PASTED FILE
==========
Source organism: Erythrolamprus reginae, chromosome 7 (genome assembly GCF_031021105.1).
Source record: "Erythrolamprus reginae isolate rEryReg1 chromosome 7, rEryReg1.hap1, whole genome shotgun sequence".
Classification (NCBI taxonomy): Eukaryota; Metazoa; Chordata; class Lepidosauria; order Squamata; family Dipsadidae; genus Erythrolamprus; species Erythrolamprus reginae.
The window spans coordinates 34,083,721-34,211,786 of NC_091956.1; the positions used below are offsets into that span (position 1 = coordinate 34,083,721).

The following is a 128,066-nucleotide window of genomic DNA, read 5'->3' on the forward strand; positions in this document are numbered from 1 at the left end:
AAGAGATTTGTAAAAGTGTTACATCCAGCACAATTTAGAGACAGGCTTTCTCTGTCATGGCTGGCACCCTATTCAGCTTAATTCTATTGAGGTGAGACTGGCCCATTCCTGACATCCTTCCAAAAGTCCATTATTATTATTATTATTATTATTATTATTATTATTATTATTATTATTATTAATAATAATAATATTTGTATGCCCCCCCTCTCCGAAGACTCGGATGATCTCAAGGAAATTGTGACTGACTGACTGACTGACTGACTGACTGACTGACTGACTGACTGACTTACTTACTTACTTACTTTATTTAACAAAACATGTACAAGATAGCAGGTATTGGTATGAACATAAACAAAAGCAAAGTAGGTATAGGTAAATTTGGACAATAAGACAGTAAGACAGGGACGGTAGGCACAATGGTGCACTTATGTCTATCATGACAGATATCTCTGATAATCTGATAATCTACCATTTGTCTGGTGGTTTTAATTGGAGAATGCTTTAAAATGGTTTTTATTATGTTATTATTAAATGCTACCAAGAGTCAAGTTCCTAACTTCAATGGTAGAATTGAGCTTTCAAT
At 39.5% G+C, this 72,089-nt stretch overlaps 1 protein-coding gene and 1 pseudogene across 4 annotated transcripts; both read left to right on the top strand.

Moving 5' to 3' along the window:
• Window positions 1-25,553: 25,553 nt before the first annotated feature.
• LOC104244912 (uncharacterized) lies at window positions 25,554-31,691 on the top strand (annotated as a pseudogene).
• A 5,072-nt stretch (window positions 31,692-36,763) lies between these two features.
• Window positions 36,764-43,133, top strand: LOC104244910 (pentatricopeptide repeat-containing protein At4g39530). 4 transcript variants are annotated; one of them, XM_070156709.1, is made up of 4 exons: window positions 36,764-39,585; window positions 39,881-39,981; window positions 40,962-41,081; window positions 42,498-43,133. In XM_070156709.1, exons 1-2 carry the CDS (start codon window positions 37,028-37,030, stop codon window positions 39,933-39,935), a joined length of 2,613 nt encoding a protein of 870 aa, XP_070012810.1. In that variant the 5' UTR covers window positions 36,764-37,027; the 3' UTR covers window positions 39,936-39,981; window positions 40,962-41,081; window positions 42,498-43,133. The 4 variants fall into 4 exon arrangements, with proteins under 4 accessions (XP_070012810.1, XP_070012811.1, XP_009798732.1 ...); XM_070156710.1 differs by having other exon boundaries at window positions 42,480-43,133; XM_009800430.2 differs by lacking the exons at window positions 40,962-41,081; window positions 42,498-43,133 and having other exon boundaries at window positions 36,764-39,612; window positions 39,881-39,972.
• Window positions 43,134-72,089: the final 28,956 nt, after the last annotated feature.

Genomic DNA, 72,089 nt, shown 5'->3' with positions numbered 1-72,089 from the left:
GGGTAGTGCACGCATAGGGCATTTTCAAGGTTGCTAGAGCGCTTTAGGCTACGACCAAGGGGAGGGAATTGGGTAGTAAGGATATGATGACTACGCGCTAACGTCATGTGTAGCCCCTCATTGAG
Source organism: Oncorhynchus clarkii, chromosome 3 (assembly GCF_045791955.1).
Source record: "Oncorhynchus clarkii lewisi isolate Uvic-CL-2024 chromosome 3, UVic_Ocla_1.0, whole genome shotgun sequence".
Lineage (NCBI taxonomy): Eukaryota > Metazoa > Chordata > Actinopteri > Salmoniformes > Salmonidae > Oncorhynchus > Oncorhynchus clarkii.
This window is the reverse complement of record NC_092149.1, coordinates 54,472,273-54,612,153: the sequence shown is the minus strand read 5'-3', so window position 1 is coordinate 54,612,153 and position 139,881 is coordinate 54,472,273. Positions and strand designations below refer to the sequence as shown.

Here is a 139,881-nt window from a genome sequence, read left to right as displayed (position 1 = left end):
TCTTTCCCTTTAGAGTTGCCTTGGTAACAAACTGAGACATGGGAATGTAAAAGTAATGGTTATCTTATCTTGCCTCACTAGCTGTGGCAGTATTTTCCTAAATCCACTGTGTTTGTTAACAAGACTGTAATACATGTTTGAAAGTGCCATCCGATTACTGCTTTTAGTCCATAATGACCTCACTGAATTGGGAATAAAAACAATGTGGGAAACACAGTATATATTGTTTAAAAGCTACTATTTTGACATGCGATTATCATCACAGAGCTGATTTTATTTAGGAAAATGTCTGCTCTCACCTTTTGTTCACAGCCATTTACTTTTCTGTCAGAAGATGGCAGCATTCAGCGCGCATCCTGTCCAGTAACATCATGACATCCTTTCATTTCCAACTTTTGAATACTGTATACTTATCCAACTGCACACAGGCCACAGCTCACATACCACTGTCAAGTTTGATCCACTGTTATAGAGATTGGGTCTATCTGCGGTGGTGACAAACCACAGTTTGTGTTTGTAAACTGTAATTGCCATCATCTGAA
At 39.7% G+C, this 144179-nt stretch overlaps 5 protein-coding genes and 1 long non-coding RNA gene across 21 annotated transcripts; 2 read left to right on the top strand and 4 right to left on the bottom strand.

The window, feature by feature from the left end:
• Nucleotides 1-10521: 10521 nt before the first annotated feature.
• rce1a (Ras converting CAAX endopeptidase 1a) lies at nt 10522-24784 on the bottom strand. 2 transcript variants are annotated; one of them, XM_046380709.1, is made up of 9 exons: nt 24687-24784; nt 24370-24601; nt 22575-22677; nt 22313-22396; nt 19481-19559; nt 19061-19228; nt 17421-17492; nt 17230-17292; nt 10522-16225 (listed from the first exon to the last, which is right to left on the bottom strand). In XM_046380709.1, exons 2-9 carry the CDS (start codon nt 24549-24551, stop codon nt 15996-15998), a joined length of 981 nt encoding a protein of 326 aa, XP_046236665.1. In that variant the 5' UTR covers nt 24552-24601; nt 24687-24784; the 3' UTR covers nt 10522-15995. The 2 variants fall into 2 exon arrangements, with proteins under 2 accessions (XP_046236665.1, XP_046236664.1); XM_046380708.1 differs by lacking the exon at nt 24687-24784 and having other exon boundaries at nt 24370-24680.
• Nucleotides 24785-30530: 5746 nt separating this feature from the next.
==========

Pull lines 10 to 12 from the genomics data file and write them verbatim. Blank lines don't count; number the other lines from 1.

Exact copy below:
• LOC104244912 (uncharacterized) lies at window positions 25,554-31,691 on the top strand (annotated as a pseudogene).
• A 5,072-nt stretch (window positions 31,692-36,763) lies between these two features.
• Window positions 36,764-43,133, top strand: LOC104244910 (pentatricopeptide repeat-containing protein At4g39530). 4 transcript variants are annotated; one of them, XM_070156709.1, is made up of 4 exons: window positions 36,764-39,585; window positions 39,881-39,981; window positions 40,962-41,081; window positions 42,498-43,133. In XM_070156709.1, exons 1-2 carry the CDS (start codon window positions 37,028-37,030, stop codon window positions 39,933-39,935), a joined length of 2,613 nt encoding a protein of 870 aa, XP_070012810.1. In that variant the 5' UTR covers window positions 36,764-37,027; the 3' UTR covers window positions 39,936-39,981; window positions 40,962-41,081; window positions 42,498-43,133. The 4 variants fall into 4 exon arrangements, with proteins under 4 accessions (XP_070012810.1, XP_070012811.1, XP_009798732.1 ...); XM_070156710.1 differs by having other exon boundaries at window positions 42,480-43,133; XM_009800430.2 differs by lacking the exons at window positions 40,962-41,081; window positions 42,498-43,133 and having other exon boundaries at window positions 36,764-39,612; window positions 39,881-39,972.